[swift-evolution] Contiguous Memory and the Effect of Borrowing on Safety

Dave Abrahams dabrahams at apple.com
Thu Nov 10 15:02:59 CST 2016

on Thu Nov 10 2016, Stephen Canon <scanon-AT-apple.com> wrote:

>> On Nov 10, 2016, at 1:30 PM, Dave Abrahams via swift-evolution <swift-evolution at swift.org> wrote:
>> on Thu Nov 10 2016, Joe Groff <jgroff-AT-apple.com> wrote:
>>>> On Nov 8, 2016, at 9:29 AM, John McCall <rjmccall at apple.com> wrote:
>>>>> On Nov 8, 2016, at 7:44 AM, Joe Groff via swift-evolution <swift-evolution at swift.org> wrote:
>>>>>> On Nov 7, 2016, at 3:55 PM, Dave Abrahams via swift-evolution <swift-evolution at swift.org> wrote:
>>>>>> on Mon Nov 07 2016, John McCall <swift-evolution at swift.org> wrote:
>>>>>>>> On Nov 6, 2016, at 1:20 PM, Dave Abrahams via swift-evolution <swift-evolution at swift.org> wrote:
>>>>>>>> Given that we're headed for ABI (and thus stdlib API) stability, I've
>>>>>>>> been giving lots of thought to the bottom layer of our collection
>>>>>>>> abstraction and how it may limit our potential for efficiency.  In
>>>>>>>> particular, I want to keep the door open for optimizations that work on
>>>>>>>> contiguous memory regions.  Every cache-friendly data structure, even if
>>>>>>>> it is not an array, contains contiguous memory regions over which
>>>>>>>> operations can often be vectorized, that should define boundaries for
>>>>>>>> parallelism, etc.  Throughout Cocoa you can find patterns designed to
>>>>>>>> exploit this fact when possible (NSFastEnumeration).  Posix I/O bottoms
>>>>>>>> out in readv/writev, and MPI datatypes essentially boil down to
>>>>>>>> identifying the contiguous parts of data structures.  My point is that
>>>>>>>> this is an important class of optimization, with numerous real-world
>>>>>>>> examples.
>>>>>>>> If you think about what it means to build APIs for contiguous memory
>>>>>>>> into abstractions like Sequence or Collection, at least without
>>>>>>>> penalizing the lowest-level code, it means exposing UnsafeBufferPointers
>>>>>>>> as a first-class part of the protocols, which is really
>>>>>>>> unappealing... unless you consider that *borrowed* UnsafeBufferPointers
>>>>>>>> can be made safe.  
>>>>>>>> [Well, it's slightly more complicated than that because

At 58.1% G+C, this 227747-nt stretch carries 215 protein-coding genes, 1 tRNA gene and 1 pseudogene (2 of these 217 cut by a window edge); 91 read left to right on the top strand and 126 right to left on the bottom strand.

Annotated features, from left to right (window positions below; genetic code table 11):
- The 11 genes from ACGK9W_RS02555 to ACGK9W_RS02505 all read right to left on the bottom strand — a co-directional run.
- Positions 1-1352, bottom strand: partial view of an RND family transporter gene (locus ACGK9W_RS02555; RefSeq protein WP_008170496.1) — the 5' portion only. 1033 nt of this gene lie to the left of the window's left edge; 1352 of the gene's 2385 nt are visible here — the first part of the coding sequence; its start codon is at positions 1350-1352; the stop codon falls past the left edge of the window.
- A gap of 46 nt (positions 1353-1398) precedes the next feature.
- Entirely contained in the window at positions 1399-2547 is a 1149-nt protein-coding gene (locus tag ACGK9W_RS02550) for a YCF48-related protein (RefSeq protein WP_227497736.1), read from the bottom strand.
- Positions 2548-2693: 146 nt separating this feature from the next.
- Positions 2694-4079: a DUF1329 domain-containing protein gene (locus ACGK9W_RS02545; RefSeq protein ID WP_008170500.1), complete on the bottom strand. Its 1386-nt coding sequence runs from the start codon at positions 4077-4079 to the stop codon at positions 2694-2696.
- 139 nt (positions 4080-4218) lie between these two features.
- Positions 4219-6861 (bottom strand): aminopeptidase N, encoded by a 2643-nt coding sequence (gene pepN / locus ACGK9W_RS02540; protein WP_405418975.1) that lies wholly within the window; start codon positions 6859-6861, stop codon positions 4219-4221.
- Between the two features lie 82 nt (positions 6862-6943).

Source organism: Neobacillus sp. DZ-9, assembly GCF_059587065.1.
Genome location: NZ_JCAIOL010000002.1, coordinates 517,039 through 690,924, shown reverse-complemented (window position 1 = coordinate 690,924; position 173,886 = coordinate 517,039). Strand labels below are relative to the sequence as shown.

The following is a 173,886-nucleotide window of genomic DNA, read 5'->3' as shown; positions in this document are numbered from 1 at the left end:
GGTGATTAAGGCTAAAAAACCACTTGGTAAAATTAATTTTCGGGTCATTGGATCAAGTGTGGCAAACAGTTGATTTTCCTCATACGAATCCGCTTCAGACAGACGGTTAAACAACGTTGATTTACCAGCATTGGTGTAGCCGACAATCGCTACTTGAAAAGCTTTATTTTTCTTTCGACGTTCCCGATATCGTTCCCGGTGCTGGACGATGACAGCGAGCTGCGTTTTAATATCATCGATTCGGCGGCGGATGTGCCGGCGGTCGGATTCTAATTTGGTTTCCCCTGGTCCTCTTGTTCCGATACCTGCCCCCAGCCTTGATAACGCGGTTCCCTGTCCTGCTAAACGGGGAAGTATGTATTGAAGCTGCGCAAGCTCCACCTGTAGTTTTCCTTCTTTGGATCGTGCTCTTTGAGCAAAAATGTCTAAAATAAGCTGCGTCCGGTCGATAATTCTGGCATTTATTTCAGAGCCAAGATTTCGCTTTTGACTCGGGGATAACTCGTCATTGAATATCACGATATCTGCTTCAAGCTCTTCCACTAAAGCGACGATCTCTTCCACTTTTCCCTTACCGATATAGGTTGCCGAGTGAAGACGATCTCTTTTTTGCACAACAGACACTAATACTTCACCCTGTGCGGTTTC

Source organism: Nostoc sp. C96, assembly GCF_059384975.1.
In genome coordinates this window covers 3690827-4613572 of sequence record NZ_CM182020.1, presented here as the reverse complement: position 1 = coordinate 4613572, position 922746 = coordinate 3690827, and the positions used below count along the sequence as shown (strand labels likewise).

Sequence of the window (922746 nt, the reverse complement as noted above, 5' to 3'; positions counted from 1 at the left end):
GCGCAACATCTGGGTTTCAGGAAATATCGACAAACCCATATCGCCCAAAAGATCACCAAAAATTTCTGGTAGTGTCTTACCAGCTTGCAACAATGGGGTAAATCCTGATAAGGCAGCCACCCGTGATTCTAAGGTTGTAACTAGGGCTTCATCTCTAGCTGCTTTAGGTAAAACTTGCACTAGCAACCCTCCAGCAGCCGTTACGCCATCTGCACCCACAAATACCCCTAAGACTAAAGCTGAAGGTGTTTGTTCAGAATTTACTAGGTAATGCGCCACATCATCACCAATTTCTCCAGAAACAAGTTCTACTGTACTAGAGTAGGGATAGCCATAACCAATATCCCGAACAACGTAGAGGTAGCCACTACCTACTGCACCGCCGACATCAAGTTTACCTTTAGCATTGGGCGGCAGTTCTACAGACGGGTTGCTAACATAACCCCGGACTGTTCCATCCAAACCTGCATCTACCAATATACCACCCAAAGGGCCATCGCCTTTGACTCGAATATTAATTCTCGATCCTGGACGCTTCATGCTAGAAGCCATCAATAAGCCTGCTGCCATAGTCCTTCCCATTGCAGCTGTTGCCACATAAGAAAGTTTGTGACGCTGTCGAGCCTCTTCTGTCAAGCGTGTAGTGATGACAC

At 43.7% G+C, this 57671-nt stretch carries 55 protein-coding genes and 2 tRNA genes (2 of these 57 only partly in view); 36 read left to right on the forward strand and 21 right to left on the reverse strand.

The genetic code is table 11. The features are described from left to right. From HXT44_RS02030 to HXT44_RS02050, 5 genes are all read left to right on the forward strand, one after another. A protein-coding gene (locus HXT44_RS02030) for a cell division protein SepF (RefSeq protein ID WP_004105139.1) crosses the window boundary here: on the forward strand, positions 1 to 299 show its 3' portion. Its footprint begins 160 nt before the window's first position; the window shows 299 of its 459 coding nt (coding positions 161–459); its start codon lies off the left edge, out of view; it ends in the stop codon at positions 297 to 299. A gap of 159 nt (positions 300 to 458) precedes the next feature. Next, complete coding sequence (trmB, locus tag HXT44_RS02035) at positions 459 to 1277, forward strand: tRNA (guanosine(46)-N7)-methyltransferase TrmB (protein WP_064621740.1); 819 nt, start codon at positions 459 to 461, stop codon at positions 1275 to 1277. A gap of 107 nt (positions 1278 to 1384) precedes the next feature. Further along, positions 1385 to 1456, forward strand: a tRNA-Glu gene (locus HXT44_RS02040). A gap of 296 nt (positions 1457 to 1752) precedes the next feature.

>>>>>>>> UnsafeBufferPointer is designed to bypass bounds checking in release
>>>>>>>> builds, and to ensure safety you'd need a BoundsCheckedBuffer—or
>>>>>>>> something—that checks bounds unconditionally... but] the point remains
>>>>>>>> that
>>>>>>>> A thing that is unsafe when it's arbitrarily copied can become safe if
>>>>>>>> you ensure that it's only borrowed (in accordance with well-understood
>>>>>>>> lifetime rules).
>>>>>>> UnsafeBufferPointer today is a copyable type.  Having a borrowed value
>>>>>>> doesn't prevent you from making your own copy, which could then escape
>>>>>>> the scope that was guaranteeing safety.
>>>>>>> This is fixable, of course, but it's a more significant change to the
>>>>>>> type and how it would be used.
>>>>>> It sounds like you're saying that, to get static safety benefits from
>>>>>> ownership, we'll need a whole parallel universe of safe move-only
>>>>>> types. Seems a cryin' shame.
>>>>> We've discussed the possibility of types being able to control
>>>>> their "borrowed" representation. Even if this isn't something we
>>>>> generalize, arrays and contiguous buffers might be important enough
>>>>> to the language that your safe BufferPointer could be called
>>>>> 'borrowed ArraySlice<T>', with the owner backreference optimized
>>>>> out of the borrowed representation. Perhaps Array's own borrowed
>>>>> representation would benefit from acting like a slice rather than a
>>>>> whole-buffer borrow too.
>>>> The disadvantage of doing this is that it much more heavily
>>>> penalizes the case where we actually do a copy from a borrowed
>>>> reference — it becomes an actual array copy, not just a reference
>>>> bump.
>>> Fair point, though the ArraySlice/Array dichotomy strikes me as
>>> already kind of encouraging this—you might pass ArraySlices down into
>>> your algorithm, but we encourage people to use Array at storage and
>>> API boundaries, forcing copies.
>>> From a philosophical perspective of making systems Swift feel like
>>> "the same language" as Swift today, it feels better to me to try to
>>> express this as making our high-level safe abstractions efficient
>>> rather than making our low-level unsafe abstractions safe. 
>> +1, or maybe 10
>> What worries me is that if systems programmers are trying to get static
>> guarantees that there's no ARC traffic, they won't be willing to handle
>> a copyable thing that carries ownership.
> FWIW, we (frequently) only need a static guarantee of no ARC traffic
> *within a critical section*. If we can guarantee that whatever ARC
> operations need to be done happen in a precisely-controlled manner at
> a known interface boundary, that’s often good enough.

I don't think you can get those guarantees without static protection
against escaping borrowed references, though, can you?


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